Monday, February 7th, 2011
Families are involved in their children’s learning through many different means. Parents are greeted by the kindergarten teachers at morning drop off and at the end of the day for dismissal and if any information needs to be disclosed or discussed the teachers and parents will take that opportunity to communicate with each other. Communication to families is also done through letters that go home whenever there is important information that needs to be shared. This works successfully for the parents who have nannies or relatives drop off and pick up their children. In this case, when face to face contact is not being made with parents and teachers, notes and letters that go home is an effective communication tool. Daily involvements of the parents in the classroom are very minimal. On Friday’s, the students bring home their homework book and are asked to complete a certain section over the weekend with the help of their family. Also, reading packages go home with every child once a week where they are asked to read the book with their family and participate in the given activities that come along with the book package. This gives the parents a chance to understand what their child is learning at school but also an opportunity to get involved in their learning. Furthermore, when help is needed around the classroom parent volunteers are used to help with cutting out shapes, certain activities with the children, stapling, decorating the classroom, etc. During special events and parties, parents are kindly asked to volunteer their time and effort to help the event run smoothly. Parents are never forced or made to help but are kindly asked. The communication between the teachers and the parents is seen as very important at this placement. Parents seem to be very aware of what they are expected to do within the classroom and at home, and are supporting...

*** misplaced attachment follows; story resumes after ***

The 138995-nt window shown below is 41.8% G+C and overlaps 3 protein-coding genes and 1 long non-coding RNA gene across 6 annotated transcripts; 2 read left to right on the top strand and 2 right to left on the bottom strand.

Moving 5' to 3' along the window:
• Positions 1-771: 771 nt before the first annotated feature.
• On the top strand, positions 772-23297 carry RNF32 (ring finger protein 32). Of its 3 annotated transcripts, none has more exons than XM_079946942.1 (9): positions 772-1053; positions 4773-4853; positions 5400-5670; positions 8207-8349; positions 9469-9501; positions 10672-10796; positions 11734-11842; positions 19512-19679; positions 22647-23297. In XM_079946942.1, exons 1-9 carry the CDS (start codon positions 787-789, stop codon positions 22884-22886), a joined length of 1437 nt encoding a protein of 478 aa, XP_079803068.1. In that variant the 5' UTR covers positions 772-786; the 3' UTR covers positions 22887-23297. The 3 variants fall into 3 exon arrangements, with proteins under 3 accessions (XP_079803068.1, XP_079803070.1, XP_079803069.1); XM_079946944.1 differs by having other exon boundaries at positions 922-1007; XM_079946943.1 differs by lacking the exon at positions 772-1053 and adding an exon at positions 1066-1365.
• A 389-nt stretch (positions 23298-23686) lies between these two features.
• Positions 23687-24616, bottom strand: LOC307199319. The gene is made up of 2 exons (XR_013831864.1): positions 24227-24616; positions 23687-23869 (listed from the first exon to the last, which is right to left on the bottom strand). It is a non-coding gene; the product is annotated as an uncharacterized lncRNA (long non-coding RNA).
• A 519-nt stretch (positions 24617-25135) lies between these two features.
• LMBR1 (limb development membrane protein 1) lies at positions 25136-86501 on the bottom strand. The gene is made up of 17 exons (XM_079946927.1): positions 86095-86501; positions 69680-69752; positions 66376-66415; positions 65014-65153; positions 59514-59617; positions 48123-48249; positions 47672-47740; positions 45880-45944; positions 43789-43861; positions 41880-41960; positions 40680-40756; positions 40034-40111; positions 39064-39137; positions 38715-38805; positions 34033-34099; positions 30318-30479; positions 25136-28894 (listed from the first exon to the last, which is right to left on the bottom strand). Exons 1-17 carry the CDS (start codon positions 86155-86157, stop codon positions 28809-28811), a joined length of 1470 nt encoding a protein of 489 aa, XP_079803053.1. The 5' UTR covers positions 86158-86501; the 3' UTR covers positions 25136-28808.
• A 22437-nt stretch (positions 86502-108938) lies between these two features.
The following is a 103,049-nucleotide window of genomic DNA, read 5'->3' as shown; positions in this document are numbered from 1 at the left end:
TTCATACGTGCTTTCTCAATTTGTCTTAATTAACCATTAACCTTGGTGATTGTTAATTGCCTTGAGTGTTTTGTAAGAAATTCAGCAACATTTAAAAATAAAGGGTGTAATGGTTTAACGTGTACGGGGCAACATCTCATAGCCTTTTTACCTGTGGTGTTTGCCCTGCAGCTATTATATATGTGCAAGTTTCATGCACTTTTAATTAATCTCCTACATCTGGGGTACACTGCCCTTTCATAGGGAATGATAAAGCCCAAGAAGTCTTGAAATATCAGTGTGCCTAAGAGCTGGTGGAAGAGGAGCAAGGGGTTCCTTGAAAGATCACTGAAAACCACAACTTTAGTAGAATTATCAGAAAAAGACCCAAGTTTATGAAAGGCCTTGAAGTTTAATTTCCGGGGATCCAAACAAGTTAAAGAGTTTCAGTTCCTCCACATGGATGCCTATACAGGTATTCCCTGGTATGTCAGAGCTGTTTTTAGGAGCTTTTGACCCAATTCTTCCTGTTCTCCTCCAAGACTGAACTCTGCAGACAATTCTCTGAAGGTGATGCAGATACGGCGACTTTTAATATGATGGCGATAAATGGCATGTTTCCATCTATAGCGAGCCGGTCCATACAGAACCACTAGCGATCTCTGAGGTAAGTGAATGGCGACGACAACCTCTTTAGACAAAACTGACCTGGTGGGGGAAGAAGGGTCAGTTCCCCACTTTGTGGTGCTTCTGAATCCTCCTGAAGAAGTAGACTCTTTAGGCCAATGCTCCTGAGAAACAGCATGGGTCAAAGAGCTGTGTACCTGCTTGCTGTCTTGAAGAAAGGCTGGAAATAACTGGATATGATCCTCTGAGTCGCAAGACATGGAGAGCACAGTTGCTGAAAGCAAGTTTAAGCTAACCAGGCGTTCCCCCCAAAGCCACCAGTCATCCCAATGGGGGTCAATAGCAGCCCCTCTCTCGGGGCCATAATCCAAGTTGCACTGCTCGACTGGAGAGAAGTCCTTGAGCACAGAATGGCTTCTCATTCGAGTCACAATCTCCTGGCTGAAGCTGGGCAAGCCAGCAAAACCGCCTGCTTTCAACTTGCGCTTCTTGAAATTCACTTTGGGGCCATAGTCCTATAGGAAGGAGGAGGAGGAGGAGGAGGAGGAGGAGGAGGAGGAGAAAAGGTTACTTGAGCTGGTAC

References: Hill, Nancy. (2004). Parental school involvement and children 's academic achievement. Current Directions in Psychological Science, 13(4), 161-164.
Jeter, Deborah. (2000, March 30). The importance of parental involvement . Retrieved from http://www.suite101.com/article.cfm/diversified_learning/36427
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